The Pentagon has now given a more detailed account of the attack on U.S. and Nigerien troops three weeks ago, but there are still many unanswered questions. Joint Chiefs Chairman Gen. Joseph Dunford promises that after a thorough investigation, the families, Congress, and the American people will be briefed.

Here are seven things we still don't know:

1. How long did the firefight last? According to the Pentagon, a 12-person U.S. special operations team and 30 Nigerien troops were returning to base after a routine visit to a village, when they were attacked by a force of about 50 fighters, armed with small arms and rocket-propelled grenades. The firefight was going on for about an hour before the U.S. troops called for air support. It was another hour before French mirage jets arrived, but didn't drop any bombs. Why not? Was the fighting over? Did the jets scare the enemy away? Was it only after four U.S. and five Nigerien troops were killed that the U.S. Green Berets realized they were in dire straits?

2. Why weren't there any reconnaissance drones overhead? U.S. forces aren't supposed to accompany Nigerien troops on combat missions, and the U.S. assessment was that contact with hostile forces was "unlikely." But a drone overhead watching the mission would likely have spotted the large armed group nearby, or advancing on the American forces. There was a drone operating nearby, but it was tasked to look at something else. Once the U.S. requested the drone it came. But why were there no eyes in the sky in the first place?

3. Could lives have been saved? The attack occurred in midmorning, according to the rough timeline provided by the Pentagon. The bodies of three of the four Americans killed in action were airlifted out by French helicopters that evening. Two wounded U.S. troops were evacuated earlier in the afternoon. We don't know if any of the dead succumbed to their wounds while waiting for the helicopters to arrive.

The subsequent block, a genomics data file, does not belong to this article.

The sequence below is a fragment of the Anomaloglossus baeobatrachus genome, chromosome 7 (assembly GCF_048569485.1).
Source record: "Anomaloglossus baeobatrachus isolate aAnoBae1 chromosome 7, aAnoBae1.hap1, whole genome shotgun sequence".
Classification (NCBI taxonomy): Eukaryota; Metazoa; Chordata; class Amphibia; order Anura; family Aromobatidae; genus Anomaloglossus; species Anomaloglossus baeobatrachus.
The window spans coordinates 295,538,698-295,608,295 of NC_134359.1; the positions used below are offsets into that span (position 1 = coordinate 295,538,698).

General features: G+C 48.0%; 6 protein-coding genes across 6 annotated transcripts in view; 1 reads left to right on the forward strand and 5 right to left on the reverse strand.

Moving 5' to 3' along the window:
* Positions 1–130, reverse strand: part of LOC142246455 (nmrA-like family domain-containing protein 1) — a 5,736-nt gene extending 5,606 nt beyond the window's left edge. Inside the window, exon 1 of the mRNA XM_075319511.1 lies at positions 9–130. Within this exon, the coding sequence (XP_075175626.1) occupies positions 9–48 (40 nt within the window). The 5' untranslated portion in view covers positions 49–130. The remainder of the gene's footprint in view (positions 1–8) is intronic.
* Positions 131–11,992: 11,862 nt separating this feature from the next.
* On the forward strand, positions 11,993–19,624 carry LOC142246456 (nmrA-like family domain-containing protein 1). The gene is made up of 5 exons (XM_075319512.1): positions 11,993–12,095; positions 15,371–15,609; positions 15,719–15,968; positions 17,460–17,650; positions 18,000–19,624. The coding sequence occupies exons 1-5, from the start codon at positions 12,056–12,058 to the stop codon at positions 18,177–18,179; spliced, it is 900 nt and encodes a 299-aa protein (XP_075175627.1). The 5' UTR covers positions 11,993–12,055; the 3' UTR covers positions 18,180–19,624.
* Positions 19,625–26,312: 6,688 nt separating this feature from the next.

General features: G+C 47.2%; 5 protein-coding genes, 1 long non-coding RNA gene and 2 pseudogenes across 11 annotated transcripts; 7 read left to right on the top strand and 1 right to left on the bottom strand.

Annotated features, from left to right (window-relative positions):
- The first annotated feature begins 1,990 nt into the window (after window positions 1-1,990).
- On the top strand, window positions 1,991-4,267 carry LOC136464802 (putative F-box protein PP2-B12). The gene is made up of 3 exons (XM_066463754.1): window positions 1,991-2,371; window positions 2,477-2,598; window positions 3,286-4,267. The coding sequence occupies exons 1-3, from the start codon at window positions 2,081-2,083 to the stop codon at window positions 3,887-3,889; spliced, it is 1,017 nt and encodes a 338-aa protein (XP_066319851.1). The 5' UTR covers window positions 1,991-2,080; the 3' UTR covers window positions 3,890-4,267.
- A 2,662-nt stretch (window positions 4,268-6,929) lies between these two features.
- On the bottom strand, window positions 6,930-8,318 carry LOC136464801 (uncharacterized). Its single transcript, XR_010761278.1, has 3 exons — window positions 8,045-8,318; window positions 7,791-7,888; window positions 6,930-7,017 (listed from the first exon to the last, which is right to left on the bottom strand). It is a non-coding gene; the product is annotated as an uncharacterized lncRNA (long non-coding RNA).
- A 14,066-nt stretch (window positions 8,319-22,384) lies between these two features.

4. Why no call for backup? One of the curious things is why the U.S. troops waited an hour to call for close air support. Dunford's theory is that they thought they had the situation under control, and didn't need backup.

5. Who were the attackers? The U.S. believes the group that carried out the ambush was "affiliated" with the Islamic State. But Pentagon officials caution there are a lot of different militant factions in Niger, and some are adopting the ISIS "brand," but have no direct links to the terrorist groups. There has been no formal claim of responsibility. Al Qaeda and Boko Haram also operate in that part of Niger.

6. Were they tipped off? An early report from Pentagon officials suggested the U.S. and Nigerien forces were deliberately delayed, a possible sign that some villagers knew an attack was coming. Were the U.S. troops betrayed by some of the villagers they were attempting to build a relationship with?

7. What happened to Sgt. La David Johnson? We know Johnson was separated from his unit in the heat of combat, but we don't know how he died. His body was recovered two days later by Nigerien troops. His widow was discouraged from opening the casket to see his remains, an indication of how seriously he was wounded. Was he killed immediately? Did he succumb to his wounds hours later? Was he captured and killed by the enemy? Dunford has promised the family will be told the truth.